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Review: Hyber – Ghost

Salem and Lowell based pop-grunge trio Hyber teased fans for months with rehearsal photos and snippets of songs before they finally announced they would be releasing their debut single “Ghost” last month. When that release date finally came, a meticulously crafted sound accompanied by a show-stopping music video proved this band would never be content with meekly tossing any song of theirs into the ether of the internet.

Telling the story of a character professing their unwavering commitment to a relationship that has ended, the song rests instrumentally on the back of crisp drumming that in turn supports echoing guitar and bass.

The guitar, in particular, weaves beautifully with itself and the rest of the band, floating a series of melancholic riffs that carry throughout the entirety of “Ghost.” Hardly a flashy song from any standpoint, when Hyber wants to punctuate their song, they do so with sharp guitar notes that effortlessly glide their way to the forefront of the “Ghost” sonic footprint.

While the drums methodically plod and the strings are washed out, this song remains anything but gentile. It is a dark tale sung with vocals that convey pain, longing, and loneliness after former company. Those vocals start low in the song’s verses but then jump to a higher register in the choruses while also incorporating a nearly flawless harmony. All this seemingly suggests a grim beauty to the roller coaster of emotions that follow the end of a relationship.

More so, perhaps most importantly, and unlike many other love stories heard in music or pop culture as a whole, Hyber sings from the perspective of someone at peace with this loneliness and pain. They’re not angry. They’re not desperate. They’re just sad.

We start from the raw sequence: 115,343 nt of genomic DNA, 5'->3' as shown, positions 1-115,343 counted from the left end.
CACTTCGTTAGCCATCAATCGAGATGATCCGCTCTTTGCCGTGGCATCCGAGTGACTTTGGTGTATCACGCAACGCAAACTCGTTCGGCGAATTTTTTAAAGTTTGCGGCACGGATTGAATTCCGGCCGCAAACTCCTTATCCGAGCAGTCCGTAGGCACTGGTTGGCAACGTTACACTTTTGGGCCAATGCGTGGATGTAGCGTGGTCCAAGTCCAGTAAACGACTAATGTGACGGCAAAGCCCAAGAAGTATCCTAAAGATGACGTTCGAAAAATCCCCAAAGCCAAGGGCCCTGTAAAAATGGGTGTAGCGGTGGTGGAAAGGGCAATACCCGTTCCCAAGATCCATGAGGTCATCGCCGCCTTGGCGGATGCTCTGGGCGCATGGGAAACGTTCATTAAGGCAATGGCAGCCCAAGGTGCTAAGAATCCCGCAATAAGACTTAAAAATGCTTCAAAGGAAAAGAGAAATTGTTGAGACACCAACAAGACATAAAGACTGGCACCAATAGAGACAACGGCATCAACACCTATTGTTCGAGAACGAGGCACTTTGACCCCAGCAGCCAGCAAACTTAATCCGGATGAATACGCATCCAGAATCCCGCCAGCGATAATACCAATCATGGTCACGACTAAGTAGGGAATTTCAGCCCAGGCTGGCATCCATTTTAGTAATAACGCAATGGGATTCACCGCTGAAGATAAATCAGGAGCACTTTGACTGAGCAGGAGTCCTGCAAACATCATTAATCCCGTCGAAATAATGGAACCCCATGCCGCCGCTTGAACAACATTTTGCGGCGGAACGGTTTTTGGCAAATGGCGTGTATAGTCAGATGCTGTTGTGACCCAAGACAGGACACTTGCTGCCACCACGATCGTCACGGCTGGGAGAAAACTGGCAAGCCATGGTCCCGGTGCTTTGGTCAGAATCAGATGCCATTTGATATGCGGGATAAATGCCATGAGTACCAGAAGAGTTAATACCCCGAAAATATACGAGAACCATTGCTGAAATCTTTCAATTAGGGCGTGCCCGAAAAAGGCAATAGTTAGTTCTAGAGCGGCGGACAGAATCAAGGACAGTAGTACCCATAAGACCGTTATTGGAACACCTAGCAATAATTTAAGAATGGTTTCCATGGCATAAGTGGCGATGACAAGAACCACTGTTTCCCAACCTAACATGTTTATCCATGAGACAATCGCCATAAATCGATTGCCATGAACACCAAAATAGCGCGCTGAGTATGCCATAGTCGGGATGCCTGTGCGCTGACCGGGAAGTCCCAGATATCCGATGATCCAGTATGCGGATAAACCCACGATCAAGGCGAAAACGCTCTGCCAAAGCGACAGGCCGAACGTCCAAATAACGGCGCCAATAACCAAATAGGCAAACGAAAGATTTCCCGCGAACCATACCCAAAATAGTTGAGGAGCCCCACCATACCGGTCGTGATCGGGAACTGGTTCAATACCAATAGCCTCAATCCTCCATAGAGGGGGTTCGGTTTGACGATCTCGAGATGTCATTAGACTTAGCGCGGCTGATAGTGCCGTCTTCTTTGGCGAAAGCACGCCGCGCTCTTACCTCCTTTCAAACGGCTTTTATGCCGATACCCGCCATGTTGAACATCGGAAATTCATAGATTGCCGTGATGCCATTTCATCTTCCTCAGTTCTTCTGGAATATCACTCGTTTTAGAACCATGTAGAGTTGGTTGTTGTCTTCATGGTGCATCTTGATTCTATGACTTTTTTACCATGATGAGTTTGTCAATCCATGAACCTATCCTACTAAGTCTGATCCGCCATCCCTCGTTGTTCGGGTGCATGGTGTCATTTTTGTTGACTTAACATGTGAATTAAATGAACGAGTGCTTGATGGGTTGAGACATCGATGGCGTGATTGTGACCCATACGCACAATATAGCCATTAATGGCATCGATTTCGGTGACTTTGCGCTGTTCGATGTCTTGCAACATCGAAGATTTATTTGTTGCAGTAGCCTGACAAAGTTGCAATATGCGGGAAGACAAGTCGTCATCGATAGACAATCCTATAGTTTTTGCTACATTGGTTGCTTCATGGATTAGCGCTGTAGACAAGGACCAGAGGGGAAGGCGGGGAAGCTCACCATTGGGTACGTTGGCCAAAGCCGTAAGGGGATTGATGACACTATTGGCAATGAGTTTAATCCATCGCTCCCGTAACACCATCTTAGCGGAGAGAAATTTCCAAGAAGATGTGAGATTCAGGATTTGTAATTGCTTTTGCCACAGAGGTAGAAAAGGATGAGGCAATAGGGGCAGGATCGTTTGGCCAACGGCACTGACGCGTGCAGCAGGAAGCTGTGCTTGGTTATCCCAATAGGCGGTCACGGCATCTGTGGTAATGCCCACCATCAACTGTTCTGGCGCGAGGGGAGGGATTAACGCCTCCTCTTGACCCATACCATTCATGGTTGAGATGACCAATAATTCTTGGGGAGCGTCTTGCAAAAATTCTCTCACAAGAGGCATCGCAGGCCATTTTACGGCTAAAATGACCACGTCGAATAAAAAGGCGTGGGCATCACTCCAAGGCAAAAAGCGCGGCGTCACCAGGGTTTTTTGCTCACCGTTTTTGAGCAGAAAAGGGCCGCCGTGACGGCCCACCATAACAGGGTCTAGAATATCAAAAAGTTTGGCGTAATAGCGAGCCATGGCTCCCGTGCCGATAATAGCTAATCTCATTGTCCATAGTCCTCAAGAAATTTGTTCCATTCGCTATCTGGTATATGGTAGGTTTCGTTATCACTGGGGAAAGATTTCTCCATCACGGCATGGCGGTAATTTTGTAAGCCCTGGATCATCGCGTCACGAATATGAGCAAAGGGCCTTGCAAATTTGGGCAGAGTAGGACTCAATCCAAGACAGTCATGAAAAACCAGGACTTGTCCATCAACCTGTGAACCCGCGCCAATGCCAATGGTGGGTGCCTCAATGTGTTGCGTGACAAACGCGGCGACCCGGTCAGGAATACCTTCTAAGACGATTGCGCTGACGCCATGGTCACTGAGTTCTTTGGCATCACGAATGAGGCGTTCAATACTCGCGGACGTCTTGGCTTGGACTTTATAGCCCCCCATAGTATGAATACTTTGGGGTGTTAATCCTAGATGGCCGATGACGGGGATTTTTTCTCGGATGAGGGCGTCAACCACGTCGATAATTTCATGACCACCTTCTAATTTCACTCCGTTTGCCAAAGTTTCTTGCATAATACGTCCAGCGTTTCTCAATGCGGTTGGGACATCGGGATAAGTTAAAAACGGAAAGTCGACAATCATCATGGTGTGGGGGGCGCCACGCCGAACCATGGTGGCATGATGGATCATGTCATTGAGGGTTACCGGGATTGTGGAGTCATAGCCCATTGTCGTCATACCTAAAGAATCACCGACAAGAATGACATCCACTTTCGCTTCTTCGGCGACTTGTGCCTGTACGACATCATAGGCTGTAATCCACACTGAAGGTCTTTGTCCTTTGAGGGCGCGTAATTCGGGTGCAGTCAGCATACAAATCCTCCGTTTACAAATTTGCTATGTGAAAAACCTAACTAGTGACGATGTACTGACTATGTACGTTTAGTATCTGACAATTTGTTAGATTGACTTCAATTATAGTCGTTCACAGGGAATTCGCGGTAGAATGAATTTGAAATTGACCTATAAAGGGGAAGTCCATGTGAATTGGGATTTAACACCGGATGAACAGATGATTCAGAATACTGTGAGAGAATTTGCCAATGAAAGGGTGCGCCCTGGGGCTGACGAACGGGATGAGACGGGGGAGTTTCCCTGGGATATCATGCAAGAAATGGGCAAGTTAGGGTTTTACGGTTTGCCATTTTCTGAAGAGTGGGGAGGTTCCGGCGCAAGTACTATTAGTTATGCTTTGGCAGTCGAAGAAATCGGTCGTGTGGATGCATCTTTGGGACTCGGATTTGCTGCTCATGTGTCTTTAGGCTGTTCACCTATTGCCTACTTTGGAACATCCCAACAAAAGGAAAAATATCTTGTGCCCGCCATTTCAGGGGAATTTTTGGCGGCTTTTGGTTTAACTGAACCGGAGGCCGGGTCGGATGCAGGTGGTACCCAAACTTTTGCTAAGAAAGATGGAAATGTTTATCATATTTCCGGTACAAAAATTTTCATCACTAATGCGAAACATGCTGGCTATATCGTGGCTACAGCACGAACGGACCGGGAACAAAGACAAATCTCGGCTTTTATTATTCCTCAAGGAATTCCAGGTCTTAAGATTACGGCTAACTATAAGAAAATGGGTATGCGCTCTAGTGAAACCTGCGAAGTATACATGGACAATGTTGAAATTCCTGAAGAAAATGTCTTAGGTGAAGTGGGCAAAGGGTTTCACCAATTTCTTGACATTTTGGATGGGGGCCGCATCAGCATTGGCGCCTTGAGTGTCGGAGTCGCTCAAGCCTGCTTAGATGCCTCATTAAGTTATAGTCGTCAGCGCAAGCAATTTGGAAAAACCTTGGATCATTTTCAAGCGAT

As those vocals suggest all that, the video dropped alongside “Ghost” confirms it. Set at a Christmas party where Hyber is playing, that video rather straightforwardly depicts a relationship ending, through a conversation gone awry, and one lovers’ retreats to compose themselves in a bathroom, and the others trip to trash a bedroom. The video then ends with a creatively shot final scene that puts both protagonists in the very room where Hyber is playing.

In the song and the video, Hyber conveys a sort of nostalgia for the present. They sing longingly for something that they know is lost, and, in the case of the video, do so as a relationship falls apart right in front of them. By doing this, they’re seemingly narrating an ongoing event with the perspective of one looking back with years of hindsight.

We don’t have the benefit of hindsight and neither does Hyber. But we do know they’re hardly satisfied with their one single. And just as they once teased this release, they’ve now openly said they have new music in the pipeline in the form of a full EP. Knowing that, it may be better to be forward thinking then nostalgic, at least, that is, in the case of this trio.

-Dakota Antelman